I say all this to provide some background. I’m prompted to write this because the Washington Post recently claimed that the raid on President Donald Trump’s Mar-Lago resort and home was due to him having nuclear-related documents. I seriously doubt that this is true. The only possible documents he might possibly have had access to would have been those designating the targets for US nuclear weapons in the event of war. If any such documents were in the White House, they would have been in the briefcase carried by the officer assigned to the president to carry the “Football.”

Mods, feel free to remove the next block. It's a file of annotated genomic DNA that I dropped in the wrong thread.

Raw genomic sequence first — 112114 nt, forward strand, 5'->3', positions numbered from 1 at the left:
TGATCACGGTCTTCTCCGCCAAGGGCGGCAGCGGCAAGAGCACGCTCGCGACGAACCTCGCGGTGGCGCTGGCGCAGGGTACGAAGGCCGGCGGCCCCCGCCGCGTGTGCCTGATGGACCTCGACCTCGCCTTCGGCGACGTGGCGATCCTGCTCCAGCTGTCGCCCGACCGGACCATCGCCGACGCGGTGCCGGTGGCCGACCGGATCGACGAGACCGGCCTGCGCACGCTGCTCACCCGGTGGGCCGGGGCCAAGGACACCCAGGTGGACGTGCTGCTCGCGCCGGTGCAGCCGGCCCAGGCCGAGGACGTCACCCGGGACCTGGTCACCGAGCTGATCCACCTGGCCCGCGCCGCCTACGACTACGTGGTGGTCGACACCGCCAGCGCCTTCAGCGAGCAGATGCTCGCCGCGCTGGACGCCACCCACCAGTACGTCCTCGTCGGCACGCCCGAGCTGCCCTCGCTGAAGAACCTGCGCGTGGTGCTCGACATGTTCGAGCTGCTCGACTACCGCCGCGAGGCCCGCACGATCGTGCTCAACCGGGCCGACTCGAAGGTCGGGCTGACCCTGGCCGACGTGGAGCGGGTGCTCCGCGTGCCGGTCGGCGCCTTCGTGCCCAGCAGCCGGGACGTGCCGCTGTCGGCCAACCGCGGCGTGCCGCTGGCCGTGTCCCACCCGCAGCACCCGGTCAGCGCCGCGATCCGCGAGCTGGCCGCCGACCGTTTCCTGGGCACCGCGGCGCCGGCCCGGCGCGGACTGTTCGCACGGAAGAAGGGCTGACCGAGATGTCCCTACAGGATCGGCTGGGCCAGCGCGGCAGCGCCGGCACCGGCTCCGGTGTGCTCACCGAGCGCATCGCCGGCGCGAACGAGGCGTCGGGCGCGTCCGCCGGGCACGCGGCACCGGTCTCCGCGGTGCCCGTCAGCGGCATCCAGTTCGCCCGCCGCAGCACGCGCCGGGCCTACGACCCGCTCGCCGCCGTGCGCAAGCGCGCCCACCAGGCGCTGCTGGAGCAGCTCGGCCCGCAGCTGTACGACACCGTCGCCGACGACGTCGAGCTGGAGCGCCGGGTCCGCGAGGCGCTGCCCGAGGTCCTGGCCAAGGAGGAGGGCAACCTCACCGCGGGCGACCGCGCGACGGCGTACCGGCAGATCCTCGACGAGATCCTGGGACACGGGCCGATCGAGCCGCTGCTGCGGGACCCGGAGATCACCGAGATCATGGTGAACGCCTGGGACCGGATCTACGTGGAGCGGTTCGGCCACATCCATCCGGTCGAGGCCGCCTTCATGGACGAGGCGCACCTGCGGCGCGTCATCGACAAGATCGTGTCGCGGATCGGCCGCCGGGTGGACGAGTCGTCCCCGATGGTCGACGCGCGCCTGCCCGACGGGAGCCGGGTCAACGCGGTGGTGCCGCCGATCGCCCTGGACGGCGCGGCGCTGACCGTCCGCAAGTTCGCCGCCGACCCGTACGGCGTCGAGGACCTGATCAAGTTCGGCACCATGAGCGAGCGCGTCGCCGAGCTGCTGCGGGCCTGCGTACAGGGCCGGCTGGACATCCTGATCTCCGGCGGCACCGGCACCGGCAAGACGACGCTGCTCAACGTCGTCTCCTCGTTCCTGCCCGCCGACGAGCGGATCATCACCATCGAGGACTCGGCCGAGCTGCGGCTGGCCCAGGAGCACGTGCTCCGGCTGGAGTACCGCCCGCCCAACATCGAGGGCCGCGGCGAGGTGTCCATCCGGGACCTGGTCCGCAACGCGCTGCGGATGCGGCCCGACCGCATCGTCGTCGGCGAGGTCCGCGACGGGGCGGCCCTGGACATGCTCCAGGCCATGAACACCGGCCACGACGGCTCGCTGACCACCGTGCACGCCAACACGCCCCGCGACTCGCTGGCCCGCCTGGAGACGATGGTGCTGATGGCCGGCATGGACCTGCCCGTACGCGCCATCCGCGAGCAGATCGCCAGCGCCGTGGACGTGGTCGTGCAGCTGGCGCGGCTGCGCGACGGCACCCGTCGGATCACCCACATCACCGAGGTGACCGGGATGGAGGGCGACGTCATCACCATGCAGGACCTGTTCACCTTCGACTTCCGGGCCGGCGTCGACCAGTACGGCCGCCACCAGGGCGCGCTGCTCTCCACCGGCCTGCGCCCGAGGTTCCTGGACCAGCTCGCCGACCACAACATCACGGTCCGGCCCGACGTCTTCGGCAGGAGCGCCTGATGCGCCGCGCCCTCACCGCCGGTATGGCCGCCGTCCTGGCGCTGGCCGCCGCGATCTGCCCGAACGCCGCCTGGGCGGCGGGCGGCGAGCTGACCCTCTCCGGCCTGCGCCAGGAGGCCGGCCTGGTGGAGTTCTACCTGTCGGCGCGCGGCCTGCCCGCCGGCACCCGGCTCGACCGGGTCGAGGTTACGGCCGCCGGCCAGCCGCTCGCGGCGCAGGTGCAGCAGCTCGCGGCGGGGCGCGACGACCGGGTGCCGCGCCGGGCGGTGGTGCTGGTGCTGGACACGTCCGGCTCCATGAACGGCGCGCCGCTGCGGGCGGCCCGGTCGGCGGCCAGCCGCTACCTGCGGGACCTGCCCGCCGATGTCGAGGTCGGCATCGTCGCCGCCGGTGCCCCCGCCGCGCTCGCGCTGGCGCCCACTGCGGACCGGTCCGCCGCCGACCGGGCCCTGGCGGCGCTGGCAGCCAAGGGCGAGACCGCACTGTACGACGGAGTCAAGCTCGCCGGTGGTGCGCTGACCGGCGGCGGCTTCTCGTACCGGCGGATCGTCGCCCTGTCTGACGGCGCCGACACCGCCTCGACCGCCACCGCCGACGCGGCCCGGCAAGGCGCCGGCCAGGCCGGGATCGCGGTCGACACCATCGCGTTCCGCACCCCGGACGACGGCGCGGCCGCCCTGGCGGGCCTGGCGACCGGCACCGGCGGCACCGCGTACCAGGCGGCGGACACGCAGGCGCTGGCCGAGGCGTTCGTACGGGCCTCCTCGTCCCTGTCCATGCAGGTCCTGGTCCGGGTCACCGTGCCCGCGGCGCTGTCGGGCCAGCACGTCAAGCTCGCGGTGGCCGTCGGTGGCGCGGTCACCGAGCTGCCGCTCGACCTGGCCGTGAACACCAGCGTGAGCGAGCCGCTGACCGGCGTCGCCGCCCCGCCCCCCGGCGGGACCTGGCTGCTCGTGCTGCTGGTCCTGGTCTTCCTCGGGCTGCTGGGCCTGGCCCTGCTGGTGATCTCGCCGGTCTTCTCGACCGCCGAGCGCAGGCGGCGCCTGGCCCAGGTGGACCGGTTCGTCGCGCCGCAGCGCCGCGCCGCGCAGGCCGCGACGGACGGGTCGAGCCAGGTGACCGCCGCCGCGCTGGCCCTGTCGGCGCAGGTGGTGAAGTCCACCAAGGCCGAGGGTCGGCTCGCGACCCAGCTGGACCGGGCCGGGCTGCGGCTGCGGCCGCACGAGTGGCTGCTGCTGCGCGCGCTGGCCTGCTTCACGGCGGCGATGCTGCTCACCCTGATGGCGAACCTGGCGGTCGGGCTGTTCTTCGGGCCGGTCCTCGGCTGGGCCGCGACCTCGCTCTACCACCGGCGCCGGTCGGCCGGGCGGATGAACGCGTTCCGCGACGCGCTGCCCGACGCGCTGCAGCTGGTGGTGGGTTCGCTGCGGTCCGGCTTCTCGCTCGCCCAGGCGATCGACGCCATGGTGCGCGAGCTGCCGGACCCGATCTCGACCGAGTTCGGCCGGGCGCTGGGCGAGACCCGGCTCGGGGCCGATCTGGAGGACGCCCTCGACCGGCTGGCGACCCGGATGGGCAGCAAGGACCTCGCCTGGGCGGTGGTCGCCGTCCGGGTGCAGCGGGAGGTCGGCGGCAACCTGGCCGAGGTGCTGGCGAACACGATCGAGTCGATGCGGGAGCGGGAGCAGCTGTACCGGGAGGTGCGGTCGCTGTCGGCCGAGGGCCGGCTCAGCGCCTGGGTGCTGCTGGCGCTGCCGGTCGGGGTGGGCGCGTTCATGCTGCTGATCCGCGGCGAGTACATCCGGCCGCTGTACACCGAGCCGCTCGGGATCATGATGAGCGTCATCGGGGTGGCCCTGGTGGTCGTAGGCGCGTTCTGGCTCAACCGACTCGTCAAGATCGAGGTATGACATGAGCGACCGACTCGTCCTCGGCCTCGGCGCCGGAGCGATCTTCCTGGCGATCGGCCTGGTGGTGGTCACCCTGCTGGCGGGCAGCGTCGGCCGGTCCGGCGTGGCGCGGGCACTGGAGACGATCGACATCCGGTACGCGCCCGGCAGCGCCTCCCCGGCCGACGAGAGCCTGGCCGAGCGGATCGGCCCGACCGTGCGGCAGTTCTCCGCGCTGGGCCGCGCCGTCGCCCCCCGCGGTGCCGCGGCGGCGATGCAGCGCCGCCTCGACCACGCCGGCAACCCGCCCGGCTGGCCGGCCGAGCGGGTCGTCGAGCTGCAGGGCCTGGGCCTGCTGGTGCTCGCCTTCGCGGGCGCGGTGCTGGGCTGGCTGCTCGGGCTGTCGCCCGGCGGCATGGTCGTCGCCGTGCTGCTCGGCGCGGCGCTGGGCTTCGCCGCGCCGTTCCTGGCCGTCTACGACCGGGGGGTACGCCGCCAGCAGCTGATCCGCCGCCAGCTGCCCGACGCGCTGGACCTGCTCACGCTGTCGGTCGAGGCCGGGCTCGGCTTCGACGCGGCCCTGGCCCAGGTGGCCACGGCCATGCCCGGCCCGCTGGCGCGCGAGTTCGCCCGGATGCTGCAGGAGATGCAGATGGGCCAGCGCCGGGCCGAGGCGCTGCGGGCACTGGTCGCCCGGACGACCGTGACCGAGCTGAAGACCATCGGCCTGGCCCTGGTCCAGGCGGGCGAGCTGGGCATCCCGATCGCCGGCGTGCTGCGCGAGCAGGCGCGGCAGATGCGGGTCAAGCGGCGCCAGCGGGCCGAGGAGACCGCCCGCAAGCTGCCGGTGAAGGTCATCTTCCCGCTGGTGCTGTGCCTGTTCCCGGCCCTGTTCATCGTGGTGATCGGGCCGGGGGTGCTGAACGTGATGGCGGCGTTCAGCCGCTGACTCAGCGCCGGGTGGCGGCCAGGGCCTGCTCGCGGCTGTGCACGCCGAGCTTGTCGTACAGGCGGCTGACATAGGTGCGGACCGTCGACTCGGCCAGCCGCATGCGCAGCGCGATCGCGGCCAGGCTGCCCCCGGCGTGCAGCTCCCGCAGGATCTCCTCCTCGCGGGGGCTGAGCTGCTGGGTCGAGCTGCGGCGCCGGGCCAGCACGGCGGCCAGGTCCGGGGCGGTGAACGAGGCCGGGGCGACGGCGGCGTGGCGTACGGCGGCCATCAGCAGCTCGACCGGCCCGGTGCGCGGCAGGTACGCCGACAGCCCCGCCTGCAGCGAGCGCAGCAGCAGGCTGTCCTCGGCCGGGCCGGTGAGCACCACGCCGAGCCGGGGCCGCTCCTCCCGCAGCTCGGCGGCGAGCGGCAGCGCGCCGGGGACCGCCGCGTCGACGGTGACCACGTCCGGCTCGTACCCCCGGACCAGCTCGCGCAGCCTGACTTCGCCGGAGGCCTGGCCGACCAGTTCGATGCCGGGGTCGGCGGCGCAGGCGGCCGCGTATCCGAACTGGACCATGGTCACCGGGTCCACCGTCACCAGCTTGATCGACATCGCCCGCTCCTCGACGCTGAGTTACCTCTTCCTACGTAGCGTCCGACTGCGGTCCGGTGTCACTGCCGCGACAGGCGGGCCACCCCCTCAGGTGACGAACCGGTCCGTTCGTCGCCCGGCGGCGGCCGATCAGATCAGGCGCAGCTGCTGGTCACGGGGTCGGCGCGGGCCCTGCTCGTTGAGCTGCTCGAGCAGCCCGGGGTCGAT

Since the 1960s when the nuclear mission started including missile-firing submarines, the US nuclear mission has been a “triad” of air, land and sea launching platforms – bombers, fighter-bombers, missile silos, submarines and some ships. Each component has its own targets. While a president probably approves the targets, I doubt that they would be involved in selecting them and I doubt that a list of targets would have been kept in the White House. If they were, they would not have been where they could have been packed up when Donald Trump was moving out of the White House, they would have been kept in a secure location accessible only by those “with a need to know.” Contrary to popular belief, nuclear weapons are not Top Secret, they’re Secret. Nuclear weapons have been part of the US military arsenal since 1945. It’s their locations (some of them) and targets that are Top Secret. In spite of what the Washington Post claimed, I seriously doubt that there were any nuclear-related documents at Mar-Lago. For that matter, I doubt that there were any classified documents there at all. On the other hand, there could have been declassified documents related to Donald Trump’s presidency.